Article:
Cool tidbits about women in history

Here is a charming website offering tons of brief bios about interesting women in history.

For example, here’s a woman I’ve never heard of: Mariya Oktyabrskaya.

When the stars are all burned out and human beings are but fairy tales told by robots, somewhere there will be a list of the toughest women who ever lived. And near the top will be Sergeant Mariya Oktyabrskaya, the first women to win the Hero of the Soviet Union Award, and her tank, Fighting Girlfriend….On her first outing in the tank, she outmaneuvered the German soldiers, killing around thirty of them and taking out an anti-tank gun. When they shelled her tank, immobilizing Fighting Girlfriend, she got out — in the middle of a firefight — and repaired the damn thing. She then got back in and proceeded to kill more Germans.


Also these sisters: The Mirabal Sisters

The Dominican Republic of the 1950s was a totalitarian nightmare. Obsessively controlled by cruel dictator Rafael Trujillo — a man for whom no slight was too small, no grudge too big — the nation’s citizens quickly grew fearful of expressing any dissent. It was not until a group of sisters slapped Trujillo in the face (both literally and figuratively) that the nation finally found the courage to follow their example and oust the despot…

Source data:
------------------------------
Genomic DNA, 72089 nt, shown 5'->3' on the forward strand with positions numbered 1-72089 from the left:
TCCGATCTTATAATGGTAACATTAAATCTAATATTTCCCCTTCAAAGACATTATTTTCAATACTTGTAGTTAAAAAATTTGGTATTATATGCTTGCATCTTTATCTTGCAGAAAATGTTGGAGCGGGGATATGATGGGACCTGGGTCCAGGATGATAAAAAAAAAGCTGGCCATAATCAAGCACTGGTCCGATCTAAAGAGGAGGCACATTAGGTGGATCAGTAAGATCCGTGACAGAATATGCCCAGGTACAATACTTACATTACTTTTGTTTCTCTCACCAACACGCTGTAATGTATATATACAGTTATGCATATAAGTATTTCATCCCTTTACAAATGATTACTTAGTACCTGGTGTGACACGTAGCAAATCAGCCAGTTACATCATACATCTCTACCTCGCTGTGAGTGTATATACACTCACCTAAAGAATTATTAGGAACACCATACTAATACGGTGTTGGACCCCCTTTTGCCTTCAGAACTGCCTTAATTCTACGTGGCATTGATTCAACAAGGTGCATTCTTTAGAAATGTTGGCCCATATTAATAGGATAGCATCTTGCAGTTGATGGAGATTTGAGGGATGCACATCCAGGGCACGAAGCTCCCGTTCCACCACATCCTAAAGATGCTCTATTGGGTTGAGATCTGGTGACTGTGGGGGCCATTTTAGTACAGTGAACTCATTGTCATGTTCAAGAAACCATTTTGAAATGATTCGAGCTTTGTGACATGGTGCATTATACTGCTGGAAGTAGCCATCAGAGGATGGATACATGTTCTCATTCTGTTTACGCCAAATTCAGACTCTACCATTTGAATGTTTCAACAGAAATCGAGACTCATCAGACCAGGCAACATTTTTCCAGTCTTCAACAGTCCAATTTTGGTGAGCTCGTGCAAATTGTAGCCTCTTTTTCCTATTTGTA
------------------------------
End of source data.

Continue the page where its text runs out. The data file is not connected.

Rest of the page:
Lots of interesting snippets of history at the linked site.

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6 thoughts on “Cool tidbits about women in history”

  1. I love that site! Their Disney princess- style illustrations are really fun, and even with really familiar historical figures he introduced a new angle. The book is lovely, and really nicely organized by maturity level to make it easier to screen for kids.

  2. We watched a fictionalized movie (Las Mariposas) on the Mirabal Sisters in Spanish class (high school). The assassination scene has always haunted me.

  3. By the time I checked that site, my daughter had already done all her research for her paper on Wu Zetian last year, but it made a fantastic reference for me in the costume I made for her to wear when presenting said paper. It was also way too easy to get sucked in to looking at all the other entries on the site instead of then getting to making the costume …

    (As a side note, I must say it was an interesting challenge trying to find materials appropriate for a nine-year-old to read on Wu Zetian. I think I put in almost as much work into that paper as she did.)

  4. Everyone seems to have already known about it! It’s definitely a site I’ve bookmarked to revisit.

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